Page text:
### DO`s and DONT`s

```Do’s and Dont’s with
Likelihoods
Louis Lyons
IC and Oxford
CDF and CMS
Gran Sasso
Sept 2010
1
Topics
What it is
How it works: Resonance
Error estimates
Several Parameters
Extended maximum L
Do’s and Dont’s with L
****
2
4
How it works: Resonance
y~
Γ/2
(m-M0)2 + (Γ/2)2
m
Vary M
0
m
Vary Γ
5
6
7
Maximum likelihood error
Range of likely values of param μ from width of L or l dists.
If L(μ) is Gaussian, following definitions of σ are equivalent:
1) RMS of L(µ)
2) 1/√(-d2lnL / dµ2)
(Mnemonic)
3) ln(L(μ0±σ) = ln(L(μ0)) -1/2
If L(μ) is non-Gaussian, these are no longer the same
“Procedure 3) above still gives interval that contains the
true value of parameter μ with 68% probability”
Errors from 3) usually asymmetric, and asym errors are messy.
So choose param sensibly
e.g 1/p rather than p;
τ or λ
9
10
11
Several Parameters
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13
14
15
DO’S AND DONT’S WITH L
• NORMALISATION FOR LIKELIHOOD
• JUST QUOTE UPPER LIMIT
• (ln L) = 0.5 RULE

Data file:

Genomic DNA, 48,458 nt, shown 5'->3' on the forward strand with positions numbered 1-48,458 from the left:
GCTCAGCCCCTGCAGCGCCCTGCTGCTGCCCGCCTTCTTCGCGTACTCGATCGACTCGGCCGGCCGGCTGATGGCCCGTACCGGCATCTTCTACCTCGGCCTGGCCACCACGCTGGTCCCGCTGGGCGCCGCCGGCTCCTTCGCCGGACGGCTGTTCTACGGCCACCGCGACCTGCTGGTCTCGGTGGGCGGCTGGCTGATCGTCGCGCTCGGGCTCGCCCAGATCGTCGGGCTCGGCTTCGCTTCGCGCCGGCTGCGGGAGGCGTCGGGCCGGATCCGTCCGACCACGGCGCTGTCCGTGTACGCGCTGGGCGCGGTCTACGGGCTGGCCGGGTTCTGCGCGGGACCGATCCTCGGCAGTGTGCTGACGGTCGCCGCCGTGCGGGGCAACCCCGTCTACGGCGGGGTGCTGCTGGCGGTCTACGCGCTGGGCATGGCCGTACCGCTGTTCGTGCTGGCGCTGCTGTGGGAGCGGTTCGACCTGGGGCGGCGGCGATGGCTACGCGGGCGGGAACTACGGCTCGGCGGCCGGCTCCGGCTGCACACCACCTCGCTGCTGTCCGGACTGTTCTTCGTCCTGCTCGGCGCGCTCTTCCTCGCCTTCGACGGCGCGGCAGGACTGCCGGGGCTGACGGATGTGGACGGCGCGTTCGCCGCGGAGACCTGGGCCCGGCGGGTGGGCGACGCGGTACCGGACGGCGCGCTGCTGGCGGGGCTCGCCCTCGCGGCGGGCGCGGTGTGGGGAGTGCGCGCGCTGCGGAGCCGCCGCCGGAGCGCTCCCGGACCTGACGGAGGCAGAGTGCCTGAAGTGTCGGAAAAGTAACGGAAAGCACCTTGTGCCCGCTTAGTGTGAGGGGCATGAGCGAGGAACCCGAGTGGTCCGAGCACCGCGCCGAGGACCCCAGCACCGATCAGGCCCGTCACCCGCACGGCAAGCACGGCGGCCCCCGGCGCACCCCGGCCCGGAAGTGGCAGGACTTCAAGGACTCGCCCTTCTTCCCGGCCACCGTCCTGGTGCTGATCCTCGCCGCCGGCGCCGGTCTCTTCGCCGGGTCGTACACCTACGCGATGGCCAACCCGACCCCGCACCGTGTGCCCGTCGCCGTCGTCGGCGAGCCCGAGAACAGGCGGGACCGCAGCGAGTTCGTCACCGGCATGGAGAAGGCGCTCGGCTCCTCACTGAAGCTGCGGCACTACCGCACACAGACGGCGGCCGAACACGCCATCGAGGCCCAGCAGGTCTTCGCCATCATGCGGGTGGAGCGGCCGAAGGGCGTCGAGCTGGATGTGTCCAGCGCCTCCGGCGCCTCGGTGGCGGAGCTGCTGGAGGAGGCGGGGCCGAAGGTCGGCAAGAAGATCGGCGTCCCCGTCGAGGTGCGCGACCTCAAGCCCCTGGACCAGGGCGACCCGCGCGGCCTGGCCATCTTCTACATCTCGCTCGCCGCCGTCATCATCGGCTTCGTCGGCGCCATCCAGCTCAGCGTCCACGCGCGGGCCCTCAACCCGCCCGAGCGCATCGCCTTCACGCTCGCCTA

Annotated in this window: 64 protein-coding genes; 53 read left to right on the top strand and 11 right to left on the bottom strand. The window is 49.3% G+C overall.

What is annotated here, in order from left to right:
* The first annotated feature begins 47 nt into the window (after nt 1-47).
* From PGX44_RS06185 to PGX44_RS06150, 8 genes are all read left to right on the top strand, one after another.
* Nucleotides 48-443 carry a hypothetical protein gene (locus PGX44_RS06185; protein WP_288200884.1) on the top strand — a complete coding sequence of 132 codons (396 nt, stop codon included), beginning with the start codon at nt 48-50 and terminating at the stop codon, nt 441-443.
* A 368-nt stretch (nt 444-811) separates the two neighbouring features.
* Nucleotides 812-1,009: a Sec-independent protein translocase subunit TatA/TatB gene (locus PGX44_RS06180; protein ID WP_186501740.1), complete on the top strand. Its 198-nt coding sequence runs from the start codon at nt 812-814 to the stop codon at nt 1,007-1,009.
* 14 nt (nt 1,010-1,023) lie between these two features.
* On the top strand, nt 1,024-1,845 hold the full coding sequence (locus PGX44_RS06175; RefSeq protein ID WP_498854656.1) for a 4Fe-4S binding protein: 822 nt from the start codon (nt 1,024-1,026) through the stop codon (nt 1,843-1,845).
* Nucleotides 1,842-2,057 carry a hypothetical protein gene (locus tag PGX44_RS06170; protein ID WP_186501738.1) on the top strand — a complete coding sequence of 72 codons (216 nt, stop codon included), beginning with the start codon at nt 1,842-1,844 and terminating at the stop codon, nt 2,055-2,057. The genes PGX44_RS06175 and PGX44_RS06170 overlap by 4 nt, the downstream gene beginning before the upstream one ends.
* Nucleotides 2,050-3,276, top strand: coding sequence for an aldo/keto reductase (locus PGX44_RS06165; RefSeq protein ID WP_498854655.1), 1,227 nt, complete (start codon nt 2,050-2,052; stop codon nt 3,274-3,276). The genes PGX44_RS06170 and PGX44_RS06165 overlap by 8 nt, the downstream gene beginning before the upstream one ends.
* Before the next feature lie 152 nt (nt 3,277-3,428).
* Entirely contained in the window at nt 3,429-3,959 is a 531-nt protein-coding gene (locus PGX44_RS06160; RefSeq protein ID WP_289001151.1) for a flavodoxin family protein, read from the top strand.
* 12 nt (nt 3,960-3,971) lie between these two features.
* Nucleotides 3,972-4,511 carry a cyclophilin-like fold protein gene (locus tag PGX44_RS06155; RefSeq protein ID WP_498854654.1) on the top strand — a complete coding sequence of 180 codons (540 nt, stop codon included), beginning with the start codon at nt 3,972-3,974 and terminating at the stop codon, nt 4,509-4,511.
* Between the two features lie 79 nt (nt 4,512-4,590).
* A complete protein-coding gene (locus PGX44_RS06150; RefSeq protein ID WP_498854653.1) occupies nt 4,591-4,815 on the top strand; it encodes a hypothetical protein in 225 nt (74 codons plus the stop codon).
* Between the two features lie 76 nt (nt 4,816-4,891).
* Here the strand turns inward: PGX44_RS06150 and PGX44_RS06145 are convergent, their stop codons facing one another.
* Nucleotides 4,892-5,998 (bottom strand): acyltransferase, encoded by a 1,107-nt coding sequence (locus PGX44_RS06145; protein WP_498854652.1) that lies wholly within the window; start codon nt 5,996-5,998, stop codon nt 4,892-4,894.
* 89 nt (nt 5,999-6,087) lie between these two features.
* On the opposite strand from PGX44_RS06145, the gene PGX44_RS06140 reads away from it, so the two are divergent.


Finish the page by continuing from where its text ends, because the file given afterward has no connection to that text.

• Lmax AND GOODNESS OF FIT
pU
•  L dp  0.90
pL
• BAYESIAN SMEARING OF L
• USE CORRECT L (PUNZI EFFECT)
16
NORMALISATION FOR LIKELIHOOD
 P(x |  ) dx
data
MUST be independent of 
param
e.g. Lifetime fit to t1, t2,………..tn
INCORRECT
P (t |  ) 
e - t /
Missing 1 / 
 
 too big
Reasonable 
t
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2) QUOTING UPPER LIMIT
“We observed no significant signal, and our 90% conf
upper limit is …..”
Need to specify method e.g.
L
Chi-squared (data or theory error)
Frequentist (Central or upper limit)
Feldman-Cousins
Bayes with prior = const,
1/ 
1/ 

etc
1) Not always practical
2) Not sufficient for frequentist methods
18
90% C.L. Upper Limits

x
x0
19
ΔlnL = -1/2 rule
If L(μ) is Gaussian, following definitions of σ are
equivalent:
1) RMS of L(µ)
2) 1/√(-d2L/dµ2)
3) ln(L(μ0±σ) = ln(L(μ0)) -1/2
If L(μ) is non-Gaussian, these are no longer the same